God is calling this congregation to continued service. What shape, form, or manner that service takes is up for discussion. There are many new options and avenues of service ahead of this congregation. What direction the church goes remains to be seen.
One thing we know for sure. The God who created a miracle, a miracle of a safe place for queer and questioning people, and their allies to meet is still here. The Ruler of the Universe planned the miracle of this congregation and the good this congregation would do. That same God goes with this church no matter what direction we choose to take.
Biblical writers give us a sense God removed enemies that faced the children of Israel, that God defeated all of Israel’s enemies, so they could have the promised land. Those defeats were seen as miracles to a small nation that had just come out of slavery in Egypt.
The same God waits to perform miracles to help this church. Obstacles that we fear will prevent us from fulfilling the spiritual dreams God planted in our hearts will be removed. The obstacles inside us, as individuals and as a congregation, and outside us, will be removed. Those obstacles will be removed when this congregation steps into the Jordan River.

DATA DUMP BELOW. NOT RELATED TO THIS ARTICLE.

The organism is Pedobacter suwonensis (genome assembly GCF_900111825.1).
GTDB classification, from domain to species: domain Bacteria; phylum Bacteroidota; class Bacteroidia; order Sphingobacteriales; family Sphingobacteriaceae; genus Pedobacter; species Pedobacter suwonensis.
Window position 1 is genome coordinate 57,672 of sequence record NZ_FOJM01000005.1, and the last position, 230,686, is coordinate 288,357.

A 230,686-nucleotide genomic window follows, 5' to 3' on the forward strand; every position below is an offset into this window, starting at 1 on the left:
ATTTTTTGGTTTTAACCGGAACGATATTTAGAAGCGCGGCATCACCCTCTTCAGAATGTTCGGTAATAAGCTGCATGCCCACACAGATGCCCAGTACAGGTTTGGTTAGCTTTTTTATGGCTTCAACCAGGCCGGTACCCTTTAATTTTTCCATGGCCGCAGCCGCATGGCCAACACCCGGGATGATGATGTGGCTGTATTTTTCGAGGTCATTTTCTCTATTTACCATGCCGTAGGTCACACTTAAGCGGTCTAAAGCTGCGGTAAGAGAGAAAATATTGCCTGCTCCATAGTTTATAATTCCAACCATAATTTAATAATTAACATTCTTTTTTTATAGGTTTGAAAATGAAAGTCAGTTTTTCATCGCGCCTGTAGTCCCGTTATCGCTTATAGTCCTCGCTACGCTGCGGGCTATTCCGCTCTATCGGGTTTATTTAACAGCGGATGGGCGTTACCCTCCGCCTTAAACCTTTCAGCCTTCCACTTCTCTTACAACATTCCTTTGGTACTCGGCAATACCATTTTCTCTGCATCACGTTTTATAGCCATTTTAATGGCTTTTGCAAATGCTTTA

This story applies to each of us personally too. We can see lessons from this story applied to each of our individual lives.
The respected commentator Matthew Henry notes it was at the bank of the Jordan River God magnified Joshua. On the banks of the same river, God magnified Jesus. When Jesus was baptized, a voice could be heard from heaven saying, “This is my beloved Son.”5
Our position is much like that of the children of Israel. Like the children of Israel, we have a no longer slaves in Egypt. Probably all of us have been slaves. The question is really what enslaved us.

Slavery to sin, both the sins of mistakes we have made, slavery of the sins for things we neglected to do, and guilt. For others of us, what really enslaved us was slavery to the sins of self-doubt, low self-worth, or self-hate.

Slavery to expectations of church or society. We may have lived lives of slavery, as we hid who we are in closets. The sexist, heterosexist, and racist views of society may have trapped us in certain roles, genders, and ways of expressing our gender and sexuality.

Slavery to fear. The fear of being real, the fear of rejection by loved ones, peers, colleagues, and church members may have bound us in slavery.